US20130318119A1 - Processing structured and unstructured data using offload processors - Google Patents

Processing structured and unstructured data using offload processors Download PDF

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US20130318119A1
US20130318119A1 US13/900,295 US201313900295A US2013318119A1 US 20130318119 A1 US20130318119 A1 US 20130318119A1 US 201313900295 A US201313900295 A US 201313900295A US 2013318119 A1 US2013318119 A1 US 2013318119A1
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Parin Bhadrik Dalal
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XOCKETS Inc
Xockets IP LLC
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Abstract

A data processing system for unstructured data is disclosed. A plurality of modules can be connected to a memory bus, each including at least one processor. A central processing unit (CPU) can be connected to the modules by the memory bus, with the CPU configured to process computationally intensive data processing tasks while directing parallel computation tasks to a plurality of the modules.

Description

    PRIORITY CLAIMS
  • This application claims the benefit of U.S. Provisional Patent Application 61/650,373 filed May 22, 2012, the contents all of which are incorporated by reference herein.
  • TECHNICAL FIELD
  • The present disclosure relates generally to servers capable of efficiently processing structured and unstructured data. More particularly, systems supporting offload or auxiliary processing modules that can be physically connected to a system memory bus to process data independent of a host processor of the server are described.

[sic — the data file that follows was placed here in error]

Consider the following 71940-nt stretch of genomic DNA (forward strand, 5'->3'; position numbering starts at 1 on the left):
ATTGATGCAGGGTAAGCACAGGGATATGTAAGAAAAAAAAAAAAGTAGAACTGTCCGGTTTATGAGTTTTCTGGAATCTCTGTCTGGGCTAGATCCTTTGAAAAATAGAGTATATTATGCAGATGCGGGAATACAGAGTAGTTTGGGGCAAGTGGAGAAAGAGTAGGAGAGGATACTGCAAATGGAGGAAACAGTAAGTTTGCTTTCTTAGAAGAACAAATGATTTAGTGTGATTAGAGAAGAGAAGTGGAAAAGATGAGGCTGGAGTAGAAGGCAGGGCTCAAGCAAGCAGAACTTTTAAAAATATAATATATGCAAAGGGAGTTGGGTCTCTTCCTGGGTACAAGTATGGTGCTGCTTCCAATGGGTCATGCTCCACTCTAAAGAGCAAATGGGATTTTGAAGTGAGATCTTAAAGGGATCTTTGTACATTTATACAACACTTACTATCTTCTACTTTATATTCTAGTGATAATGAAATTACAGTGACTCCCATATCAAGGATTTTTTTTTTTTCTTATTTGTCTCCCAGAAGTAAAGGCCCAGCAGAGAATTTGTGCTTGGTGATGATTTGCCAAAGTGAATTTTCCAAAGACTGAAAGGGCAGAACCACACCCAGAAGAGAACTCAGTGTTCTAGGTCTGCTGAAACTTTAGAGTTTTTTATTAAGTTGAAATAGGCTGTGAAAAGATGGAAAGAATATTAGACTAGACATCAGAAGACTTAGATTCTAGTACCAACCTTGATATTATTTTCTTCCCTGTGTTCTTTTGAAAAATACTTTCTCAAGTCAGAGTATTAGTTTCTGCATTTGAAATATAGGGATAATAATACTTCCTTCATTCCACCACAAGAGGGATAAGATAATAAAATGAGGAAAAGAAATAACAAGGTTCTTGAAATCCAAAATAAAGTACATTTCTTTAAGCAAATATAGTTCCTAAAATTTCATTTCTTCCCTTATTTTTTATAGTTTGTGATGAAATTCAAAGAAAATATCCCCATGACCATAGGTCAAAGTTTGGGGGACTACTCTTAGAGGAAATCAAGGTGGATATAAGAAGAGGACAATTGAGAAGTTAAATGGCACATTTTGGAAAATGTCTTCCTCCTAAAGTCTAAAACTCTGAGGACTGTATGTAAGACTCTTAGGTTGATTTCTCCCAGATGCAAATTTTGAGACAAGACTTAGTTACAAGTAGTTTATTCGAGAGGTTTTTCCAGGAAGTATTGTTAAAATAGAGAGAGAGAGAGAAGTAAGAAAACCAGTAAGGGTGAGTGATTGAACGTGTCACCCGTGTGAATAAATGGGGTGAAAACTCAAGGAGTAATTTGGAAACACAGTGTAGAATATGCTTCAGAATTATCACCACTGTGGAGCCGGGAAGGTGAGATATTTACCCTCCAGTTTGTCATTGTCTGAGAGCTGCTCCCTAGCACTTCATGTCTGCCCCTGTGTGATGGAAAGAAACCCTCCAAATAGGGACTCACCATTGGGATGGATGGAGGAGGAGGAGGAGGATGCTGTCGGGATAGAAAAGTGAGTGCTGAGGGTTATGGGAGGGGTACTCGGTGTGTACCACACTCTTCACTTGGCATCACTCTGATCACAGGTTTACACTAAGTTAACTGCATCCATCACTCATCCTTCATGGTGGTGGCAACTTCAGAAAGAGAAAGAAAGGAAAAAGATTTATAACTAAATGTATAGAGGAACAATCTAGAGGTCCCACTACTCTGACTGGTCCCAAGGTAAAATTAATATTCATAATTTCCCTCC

• BACKGROUND
  • Enterprises store and process their large amounts of data in a variety of ways. One manner in which enterprises store data is by using relational databases and corresponding relational database management systems (RDBMS). Such data, usually referred to as structured data, may be collected, normalized, formatted and stored in an RDBMS. Tools based on standardized data languages such as the Structured Query Language (SQL) may be used for accessing and processing structured data. However, it is estimated that such formatted structured data represents only a tiny fraction of an enterprise's stored data. Organizations are becoming increasingly aware that substantial information and knowledge resides in unstructured data (i.e., “Big Data”) repositories. Accordingly, simple and effective access to both structured and unstructured data are seen as necessary for maximizing the value of enterprise informational resources.
  • However, conventional platforms that are currently being used to handle structured and unstructured data can substantially differ in their architecture. In-memory processing and Storage Area Network (SAN)-like architectures are used for traditional SQL queries, while commodity or shared nothing architectures (each computing node, consisting of a processor, local memory, and disk resources, shares nothing with other nodes in the computing cluster) are usually used for processing unstructured data. An architecture that supports both structured and unstructured queries can better handle current and emerging Big Data applications.
  • SUMMARY
  • A structured data processing system can include a plurality of modules connected to a memory bus in a first server, each including at least one processor, and at least one module configured to provide an in-memory database; and a central processing unit (CPU) in the first server connected to the in-line modules by the memory bus, with the CPU configured to process and direct structured queries to the plurality of in-line modules.
  • Further, a data processing system for unstructured data can include a plurality of modules connected to a memory bus, each including at least one processor; and a central processing unit (CPU) connected to the modules by the memory bus, with the CPU configured to process computationally intensive data processing tasks while directing parallel computation tasks to a plurality of the modules.